ANGELOS Frangopoulos is angry, very angry, and he’s letting you know it.

As the Sky boss sat at the airport lounge in Melbourne watching his news service on the various screens yesterday, he is fuming the same broadcast is no longer being shown on the city’s metro rail network.

It was though — just 48 hours ago — before something of a hijacking by the embattled Spring Street Labor government.

“This channel is being used for political gain, it’s corporate and political bullying based on misrepresentations and absolute lies,” the Australian News Channel CEO thundered yesterday of the apparent Trump-esque style policy-on-the-fly tweeting based on fake news by Labor.

Victoria’s Transport Minister Jacinta Allan on Wednesday banned Sky News from the city’s train station screens after reading on social media the network was looping an interview to commuters with Right-wing extremist Blair Cottrell.

She imposed the ban, took to social media to brag about it and then called a press conference to declare her credentials on “hatred and racism” tolerance.

The problem was the Cottrell interview was never aired on the rail network which just shows Sky’s news, sport and weather.

The State Government then did what every state government does to stall, defuse and distract — it ordered a review.

Frangopoulos said there was no doubt his network made a mistake in interviewing the neo Nazi in the first place, despite him having been on other networks including 7, 9 and the ABC, but the opinion broadcast was not shown to commuters.

The network did not receive a single complaint nor did APN Outdoor that manages screen broadcasts on the rail network.

“What the Victorian Government did is an absolute outrage, they acted without any consultation with anyone based on information they acquired on social media and took a decision based on falsehoods,” he said.

“For the minister to stand up and say we are running Cottrell interview on loop repeatedly on the railway network is just appalling and is just not true. She didn’t check the information at all, government decisions based on watching social media.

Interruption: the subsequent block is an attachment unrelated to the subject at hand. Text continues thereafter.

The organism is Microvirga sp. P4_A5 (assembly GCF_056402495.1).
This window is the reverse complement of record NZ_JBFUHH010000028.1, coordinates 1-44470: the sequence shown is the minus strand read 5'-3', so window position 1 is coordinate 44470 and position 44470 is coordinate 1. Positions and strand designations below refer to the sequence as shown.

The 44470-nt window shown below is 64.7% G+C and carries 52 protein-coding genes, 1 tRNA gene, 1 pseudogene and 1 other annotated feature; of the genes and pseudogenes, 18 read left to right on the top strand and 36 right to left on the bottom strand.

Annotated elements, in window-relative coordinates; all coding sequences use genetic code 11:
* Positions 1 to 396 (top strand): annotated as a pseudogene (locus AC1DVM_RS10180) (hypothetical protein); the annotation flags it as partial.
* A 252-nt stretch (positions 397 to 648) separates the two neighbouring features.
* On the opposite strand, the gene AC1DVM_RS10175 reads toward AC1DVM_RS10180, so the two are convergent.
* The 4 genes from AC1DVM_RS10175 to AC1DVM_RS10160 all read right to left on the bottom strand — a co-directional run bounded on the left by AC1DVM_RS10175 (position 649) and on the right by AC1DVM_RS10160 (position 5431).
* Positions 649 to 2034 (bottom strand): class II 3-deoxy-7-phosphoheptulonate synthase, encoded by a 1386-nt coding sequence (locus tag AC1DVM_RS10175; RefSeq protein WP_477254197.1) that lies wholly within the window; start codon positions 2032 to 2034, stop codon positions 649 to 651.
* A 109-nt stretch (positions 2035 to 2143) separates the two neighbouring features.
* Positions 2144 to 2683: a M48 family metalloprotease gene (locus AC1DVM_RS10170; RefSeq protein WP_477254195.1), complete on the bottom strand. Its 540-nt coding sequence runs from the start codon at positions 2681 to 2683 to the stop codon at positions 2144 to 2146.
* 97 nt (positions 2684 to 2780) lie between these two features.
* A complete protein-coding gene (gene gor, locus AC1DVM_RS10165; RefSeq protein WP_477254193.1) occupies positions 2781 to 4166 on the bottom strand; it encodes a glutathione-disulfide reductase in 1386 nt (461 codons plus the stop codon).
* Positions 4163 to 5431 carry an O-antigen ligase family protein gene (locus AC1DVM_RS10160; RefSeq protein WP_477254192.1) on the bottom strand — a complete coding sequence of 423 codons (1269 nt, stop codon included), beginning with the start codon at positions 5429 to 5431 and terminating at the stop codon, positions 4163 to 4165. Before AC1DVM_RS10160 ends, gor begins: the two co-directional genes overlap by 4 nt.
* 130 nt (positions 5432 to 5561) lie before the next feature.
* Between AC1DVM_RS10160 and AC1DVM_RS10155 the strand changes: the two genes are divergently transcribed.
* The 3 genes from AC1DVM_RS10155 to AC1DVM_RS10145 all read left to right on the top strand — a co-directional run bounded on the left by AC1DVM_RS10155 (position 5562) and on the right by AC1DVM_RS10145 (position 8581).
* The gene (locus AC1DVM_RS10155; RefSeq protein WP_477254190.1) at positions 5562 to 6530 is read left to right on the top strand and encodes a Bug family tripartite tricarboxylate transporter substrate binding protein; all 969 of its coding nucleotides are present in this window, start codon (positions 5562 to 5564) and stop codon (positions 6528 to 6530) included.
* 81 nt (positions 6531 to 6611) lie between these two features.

“I am angry, I am very angry. Sky News is being used for political purposes; we’re to report and take part in the political conversation not to be used as a political football to assist in political aims by a government. It’s not what Australia is about … what we have seen is absolute bullying.”

He didn’t list those “political aims” but the government — with its one seat hold on power ahead of State elections later this year — is under intense pressure and scrutiny on various fronts including the “Red Shirts” scandal that has seen 17 former State Labor campaign staff raided, Labor MPs being investigated over parliamentary guideline breaches and public money misuse allegations and spiralling African youth gang violence on the streets.

Sky has in the last 18 months seen a year-on-year average audience increase of 25 per cent and is expected to lift that when it goes free-to-air television on WIN in regional Australia and its commentators, of both Labor and Conservative backgrounds, have not held back on commentary on the state of the State Government.

“This (Sky) is a distraction for Labor in Victoria and on another level actual political bullying based on lies and misrepresentation,” Frangopoulos said.

He confirmed Sky advertisers were now questioning the controversy and he respected that right but appealed to corporates to base their decisions on fact and not social media bullying.



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